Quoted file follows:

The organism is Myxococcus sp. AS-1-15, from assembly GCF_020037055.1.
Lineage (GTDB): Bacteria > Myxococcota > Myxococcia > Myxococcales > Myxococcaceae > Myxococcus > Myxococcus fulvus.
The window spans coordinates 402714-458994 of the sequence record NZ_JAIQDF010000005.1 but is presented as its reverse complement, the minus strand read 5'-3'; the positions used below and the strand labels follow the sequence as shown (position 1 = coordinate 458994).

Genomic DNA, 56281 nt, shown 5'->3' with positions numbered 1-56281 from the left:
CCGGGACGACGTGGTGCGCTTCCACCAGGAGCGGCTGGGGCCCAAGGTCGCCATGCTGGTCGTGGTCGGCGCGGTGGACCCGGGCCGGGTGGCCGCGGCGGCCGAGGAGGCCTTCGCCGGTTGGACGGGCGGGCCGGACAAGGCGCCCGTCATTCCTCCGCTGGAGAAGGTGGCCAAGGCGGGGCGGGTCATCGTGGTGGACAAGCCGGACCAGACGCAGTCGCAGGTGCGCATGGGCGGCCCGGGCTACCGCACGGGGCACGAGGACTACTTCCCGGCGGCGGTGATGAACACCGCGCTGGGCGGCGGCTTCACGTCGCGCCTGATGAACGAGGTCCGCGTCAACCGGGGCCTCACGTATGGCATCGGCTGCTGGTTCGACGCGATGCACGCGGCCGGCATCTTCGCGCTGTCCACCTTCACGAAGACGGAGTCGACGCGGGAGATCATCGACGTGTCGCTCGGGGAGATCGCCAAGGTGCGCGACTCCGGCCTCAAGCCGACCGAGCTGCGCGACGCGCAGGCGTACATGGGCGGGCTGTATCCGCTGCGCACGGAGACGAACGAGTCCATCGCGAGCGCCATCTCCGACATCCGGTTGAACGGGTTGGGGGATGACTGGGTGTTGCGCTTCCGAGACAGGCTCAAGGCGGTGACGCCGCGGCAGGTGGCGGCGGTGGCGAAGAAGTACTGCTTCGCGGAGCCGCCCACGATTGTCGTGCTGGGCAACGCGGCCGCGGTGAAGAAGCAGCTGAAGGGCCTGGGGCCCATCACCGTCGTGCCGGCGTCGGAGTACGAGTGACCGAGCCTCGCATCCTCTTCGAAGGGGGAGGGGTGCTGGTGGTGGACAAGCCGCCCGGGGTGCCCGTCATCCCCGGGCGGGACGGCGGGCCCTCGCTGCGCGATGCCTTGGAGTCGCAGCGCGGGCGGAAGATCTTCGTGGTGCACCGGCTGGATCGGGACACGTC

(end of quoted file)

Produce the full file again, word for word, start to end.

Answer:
The organism is Myxococcus sp. AS-1-15, from assembly GCF_020037055.1.
Lineage (GTDB): Bacteria > Myxococcota > Myxococcia > Myxococcales > Myxococcaceae > Myxococcus > Myxococcus fulvus.
The window spans coordinates 402714-458994 of the sequence record NZ_JAIQDF010000005.1 but is presented as its reverse complement, the minus strand read 5'-3'; the positions used below and the strand labels follow the sequence as shown (position 1 = coordinate 458994).

Genomic DNA, 56281 nt, shown 5'->3' with positions numbered 1-56281 from the left:
CCGGGACGACGTGGTGCGCTTCCACCAGGAGCGGCTGGGGCCCAAGGTCGCCATGCTGGTCGTGGTCGGCGCGGTGGACCCGGGCCGGGTGGCCGCGGCGGCCGAGGAGGCCTTCGCCGGTTGGACGGGCGGGCCGGACAAGGCGCCCGTCATTCCTCCGCTGGAGAAGGTGGCCAAGGCGGGGCGGGTCATCGTGGTGGACAAGCCGGACCAGACGCAGTCGCAGGTGCGCATGGGCGGCCCGGGCTACCGCACGGGGCACGAGGACTACTTCCCGGCGGCGGTGATGAACACCGCGCTGGGCGGCGGCTTCACGTCGCGCCTGATGAACGAGGTCCGCGTCAACCGGGGCCTCACGTATGGCATCGGCTGCTGGTTCGACGCGATGCACGCGGCCGGCATCTTCGCGCTGTCCACCTTCACGAAGACGGAGTCGACGCGGGAGATCATCGACGTGTCGCTCGGGGAGATCGCCAAGGTGCGCGACTCCGGCCTCAAGCCGACCGAGCTGCGCGACGCGCAGGCGTACATGGGCGGGCTGTATCCGCTGCGCACGGAGACGAACGAGTCCATCGCGAGCGCCATCTCCGACATCCGGTTGAACGGGTTGGGGGATGACTGGGTGTTGCGCTTCCGAGACAGGCTCAAGGCGGTGACGCCGCGGCAGGTGGCGGCGGTGGCGAAGAAGTACTGCTTCGCGGAGCCGCCCACGATTGTCGTGCTGGGCAACGCGGCCGCGGTGAAGAAGCAGCTGAAGGGCCTGGGGCCCATCACCGTCGTGCCGGCGTCGGAGTACGAGTGACCGAGCCTCGCATCCTCTTCGAAGGGGGAGGGGTGCTGGTGGTGGACAAGCCGCCCGGGGTGCCCGTCATCCCCGGGCGGGACGGCGGGCCCTCGCTGCGCGATGCCTTGGAGTCGCAGCGCGGGCGGAAGATCTTCGTGGTGCACCGGCTGGATCGGGACACGTC